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What godly leadership looks like

Washington Prayer

Editor’s Note: The opinions expressed in this article do not necessarily reflect the views of The Iowa Statesman.

 

By Jon the Southern Baptist
On the Front Lines of the Culture War

 

Jon The Southern Baptist Logo“When the righteous are in authority, the people rejoice; but when a wicked man rules, the people groan.” — Proverbs 29:2 (NKJV)

That insightful bit of scripture has never been more apparent than during the current presidential administration. Seemingly, each new day brings a new reason for the people to groan. But, we only have ourselves to blame for the mess we’re in right now.

That’s because we have ignored one of our most important duties as Christian citizens: help elect godly people.

But in the race for 2016, with nearly two dozen major candidates between the two political parties, how do you sort them out? Several of them seem to be godly, and some not so much. And is our perception of these candidates skewed by rhetoric rather than a real analysis of their fruits?

In the case of the presidency, we’re not just looking for a leader, but a godly leader. So, what qualities make a leader godly?

Those are questions we can only answer for ourselves. But it’s a question Christians need to tackle soon, because the field is very quickly sorting itself out, and some very influential voices in the Church are beginning to throw their weight into the race.

Just the other day, a writer with a predominant evangelical Christian magazine told of an experience in which God spoke to her about Republican presidential candidate Donald Trump.

The gist of her prophecy was that Trump would be used to advance the Lord’s cause, because he had attributes that are so very lacking in the Church today. By now you’re no doubt thinking, “Donald Trump? An agent of God as President of the United States?”

Well, stranger things have happened. God has certainly used both godly and ungodly leaders for His glory in the past. The question then becomes: Is he godly? Are there others who are more godly?

“Moreover you shall select from all the people able men, such as fear God, men of truth, hating covetousness; and place such over them to be rulers of thousands, rulers of hundreds, rulers of fifties, and rulers of tens. And let them judge the people at all times. Then it will be that every great matter they shall bring to you, but every small matter they themselves shall judge. So it will be easier for you, for they will bear the burden with you.” — Exodus 18:21-22 (NKJV)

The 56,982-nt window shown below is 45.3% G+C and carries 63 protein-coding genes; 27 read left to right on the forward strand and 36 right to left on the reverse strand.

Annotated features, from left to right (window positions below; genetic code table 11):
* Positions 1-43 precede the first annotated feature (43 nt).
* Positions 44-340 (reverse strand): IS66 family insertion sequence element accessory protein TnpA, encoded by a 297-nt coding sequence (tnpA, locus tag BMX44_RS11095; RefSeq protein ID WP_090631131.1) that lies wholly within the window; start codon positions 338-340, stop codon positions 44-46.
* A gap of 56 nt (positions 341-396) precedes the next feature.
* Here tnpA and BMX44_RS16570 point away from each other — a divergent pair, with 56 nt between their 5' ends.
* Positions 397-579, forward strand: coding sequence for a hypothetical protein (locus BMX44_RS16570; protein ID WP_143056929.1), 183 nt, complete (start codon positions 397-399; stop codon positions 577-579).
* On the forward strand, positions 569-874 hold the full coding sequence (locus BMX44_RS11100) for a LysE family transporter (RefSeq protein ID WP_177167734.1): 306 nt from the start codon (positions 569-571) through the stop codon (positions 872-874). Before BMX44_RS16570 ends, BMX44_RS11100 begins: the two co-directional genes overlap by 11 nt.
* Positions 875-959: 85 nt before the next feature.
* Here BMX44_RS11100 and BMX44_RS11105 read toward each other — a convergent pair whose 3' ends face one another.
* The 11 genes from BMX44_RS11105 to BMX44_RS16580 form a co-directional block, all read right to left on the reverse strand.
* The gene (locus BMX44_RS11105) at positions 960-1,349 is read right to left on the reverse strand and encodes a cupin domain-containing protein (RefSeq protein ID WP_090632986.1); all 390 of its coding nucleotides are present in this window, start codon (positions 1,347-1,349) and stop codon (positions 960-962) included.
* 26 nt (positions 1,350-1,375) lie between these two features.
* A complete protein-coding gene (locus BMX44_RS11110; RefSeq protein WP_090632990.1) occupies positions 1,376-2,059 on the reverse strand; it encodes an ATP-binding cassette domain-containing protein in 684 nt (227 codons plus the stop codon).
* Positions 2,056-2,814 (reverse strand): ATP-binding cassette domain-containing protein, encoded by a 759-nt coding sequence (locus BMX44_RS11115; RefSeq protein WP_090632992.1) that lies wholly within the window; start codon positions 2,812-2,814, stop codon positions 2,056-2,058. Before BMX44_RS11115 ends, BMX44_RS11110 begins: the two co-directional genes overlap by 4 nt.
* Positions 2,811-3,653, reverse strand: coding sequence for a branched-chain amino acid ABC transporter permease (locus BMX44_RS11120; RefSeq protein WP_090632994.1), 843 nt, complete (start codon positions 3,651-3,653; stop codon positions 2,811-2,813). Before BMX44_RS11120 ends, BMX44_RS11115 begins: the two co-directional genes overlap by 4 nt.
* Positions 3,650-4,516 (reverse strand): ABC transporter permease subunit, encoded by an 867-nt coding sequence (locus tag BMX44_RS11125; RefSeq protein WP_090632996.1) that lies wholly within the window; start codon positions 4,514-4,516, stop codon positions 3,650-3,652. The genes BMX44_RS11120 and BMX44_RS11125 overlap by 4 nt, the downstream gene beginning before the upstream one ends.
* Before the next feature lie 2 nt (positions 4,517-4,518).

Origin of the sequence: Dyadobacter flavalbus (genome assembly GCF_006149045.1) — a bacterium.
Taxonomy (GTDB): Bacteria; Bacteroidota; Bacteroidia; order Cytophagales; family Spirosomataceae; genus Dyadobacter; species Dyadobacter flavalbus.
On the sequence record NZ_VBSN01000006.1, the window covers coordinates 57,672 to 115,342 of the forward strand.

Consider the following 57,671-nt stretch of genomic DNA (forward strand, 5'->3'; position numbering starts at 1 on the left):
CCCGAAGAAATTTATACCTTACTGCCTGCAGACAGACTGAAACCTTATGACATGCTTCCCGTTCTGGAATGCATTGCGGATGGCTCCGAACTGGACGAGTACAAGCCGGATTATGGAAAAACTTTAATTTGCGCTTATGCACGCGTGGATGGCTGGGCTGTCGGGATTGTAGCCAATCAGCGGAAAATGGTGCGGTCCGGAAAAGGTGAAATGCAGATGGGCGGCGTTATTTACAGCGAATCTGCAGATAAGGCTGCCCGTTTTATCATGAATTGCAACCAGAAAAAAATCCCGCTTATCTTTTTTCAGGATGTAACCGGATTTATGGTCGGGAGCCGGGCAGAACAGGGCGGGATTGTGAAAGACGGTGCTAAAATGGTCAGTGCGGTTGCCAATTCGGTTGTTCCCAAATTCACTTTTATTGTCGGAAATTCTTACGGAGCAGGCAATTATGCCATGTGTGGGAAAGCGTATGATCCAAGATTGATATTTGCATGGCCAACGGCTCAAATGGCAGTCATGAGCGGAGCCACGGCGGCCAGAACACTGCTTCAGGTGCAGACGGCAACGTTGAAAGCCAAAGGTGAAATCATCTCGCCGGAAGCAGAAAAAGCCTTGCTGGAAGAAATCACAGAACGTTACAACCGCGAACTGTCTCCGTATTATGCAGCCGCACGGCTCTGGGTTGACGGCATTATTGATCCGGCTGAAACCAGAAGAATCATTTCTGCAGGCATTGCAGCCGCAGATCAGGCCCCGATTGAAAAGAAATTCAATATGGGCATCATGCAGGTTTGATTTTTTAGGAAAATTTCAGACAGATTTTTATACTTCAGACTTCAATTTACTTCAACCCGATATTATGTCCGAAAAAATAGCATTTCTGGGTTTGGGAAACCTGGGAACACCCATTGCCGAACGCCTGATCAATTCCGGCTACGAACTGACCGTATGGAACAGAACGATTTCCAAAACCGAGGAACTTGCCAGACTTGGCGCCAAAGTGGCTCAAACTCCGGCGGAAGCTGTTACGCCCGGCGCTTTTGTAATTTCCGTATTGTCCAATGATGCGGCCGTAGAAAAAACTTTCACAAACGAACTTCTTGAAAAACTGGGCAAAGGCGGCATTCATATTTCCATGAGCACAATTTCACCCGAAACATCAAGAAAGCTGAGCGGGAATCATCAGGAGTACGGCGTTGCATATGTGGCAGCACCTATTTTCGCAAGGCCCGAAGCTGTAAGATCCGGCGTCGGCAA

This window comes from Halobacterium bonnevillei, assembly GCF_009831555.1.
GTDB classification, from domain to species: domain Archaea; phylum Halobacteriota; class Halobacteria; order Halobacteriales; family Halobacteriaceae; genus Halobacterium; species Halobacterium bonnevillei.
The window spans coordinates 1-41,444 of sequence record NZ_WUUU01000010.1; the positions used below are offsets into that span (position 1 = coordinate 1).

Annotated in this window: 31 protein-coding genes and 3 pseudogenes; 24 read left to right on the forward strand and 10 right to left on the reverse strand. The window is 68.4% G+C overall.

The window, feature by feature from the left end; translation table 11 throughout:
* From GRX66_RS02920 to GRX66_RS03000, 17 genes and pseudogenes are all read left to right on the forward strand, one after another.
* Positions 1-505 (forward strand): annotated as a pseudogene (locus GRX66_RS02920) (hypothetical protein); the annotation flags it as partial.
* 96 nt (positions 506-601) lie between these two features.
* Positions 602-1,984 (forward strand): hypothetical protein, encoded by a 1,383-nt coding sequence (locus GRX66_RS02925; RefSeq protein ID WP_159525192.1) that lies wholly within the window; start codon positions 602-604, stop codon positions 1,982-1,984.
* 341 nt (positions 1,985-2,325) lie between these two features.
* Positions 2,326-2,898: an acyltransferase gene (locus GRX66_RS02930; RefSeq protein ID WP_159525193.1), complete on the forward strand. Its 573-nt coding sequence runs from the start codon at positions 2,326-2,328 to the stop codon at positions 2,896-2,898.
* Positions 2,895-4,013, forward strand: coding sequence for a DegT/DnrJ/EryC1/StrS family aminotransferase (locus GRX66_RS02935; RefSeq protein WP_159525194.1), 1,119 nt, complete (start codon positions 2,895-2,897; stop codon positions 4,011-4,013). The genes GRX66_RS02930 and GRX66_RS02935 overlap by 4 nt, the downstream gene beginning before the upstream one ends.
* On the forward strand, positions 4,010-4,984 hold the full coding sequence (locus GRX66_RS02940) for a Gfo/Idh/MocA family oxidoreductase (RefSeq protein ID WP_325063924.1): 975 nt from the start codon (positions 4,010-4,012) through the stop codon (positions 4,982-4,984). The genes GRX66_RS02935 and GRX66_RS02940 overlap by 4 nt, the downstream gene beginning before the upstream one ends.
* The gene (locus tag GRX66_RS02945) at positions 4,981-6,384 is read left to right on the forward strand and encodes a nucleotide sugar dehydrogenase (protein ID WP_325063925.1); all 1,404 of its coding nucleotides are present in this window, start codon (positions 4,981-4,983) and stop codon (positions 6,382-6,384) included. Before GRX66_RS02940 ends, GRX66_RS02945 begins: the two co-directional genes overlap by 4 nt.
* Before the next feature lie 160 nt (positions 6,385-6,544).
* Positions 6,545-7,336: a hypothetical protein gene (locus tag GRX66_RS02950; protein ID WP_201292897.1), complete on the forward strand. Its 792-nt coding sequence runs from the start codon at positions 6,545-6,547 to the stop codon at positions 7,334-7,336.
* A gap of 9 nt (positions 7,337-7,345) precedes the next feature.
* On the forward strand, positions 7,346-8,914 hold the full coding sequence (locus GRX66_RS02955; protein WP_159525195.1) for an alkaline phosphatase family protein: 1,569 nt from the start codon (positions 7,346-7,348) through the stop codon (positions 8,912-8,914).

Well, the passage from Exodus above can be quite helpful. Acts 20:17-21, in which Paul discusses his own godly leadership of the Church, reinforces the same qualities:

  • Capable — a godly leader must be able to lead
  • God-fearing — a godly leader must humble himself before the Lord
  • Truthful — they are always truthful, even when he may benefit from being less-than-fully honest
  • Non-covetous — he must not seek out power, money, or prestige

One could say the very act of running for president is, in fact, covetous, but I would respond by asking what the candidate’s motivation truly is. Is he seeking more power, more money, or more prestige, or is he seeking only to serve his country and make it a better place to live?

Does he have a servant mentality, or does he seek to rule over those who would put him into a position of authority? The answer to that question just might open your eyes.

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Jonathan Montgomery Harrington is the pseudonym for the anonymous author of Jon the Southern Baptist, who is fighting on the front lines of the culture war on a daily basis. If you have a suggestion for his contributions to The Iowa Statesman, write to him at jonsouthernbaptist@outlook.com.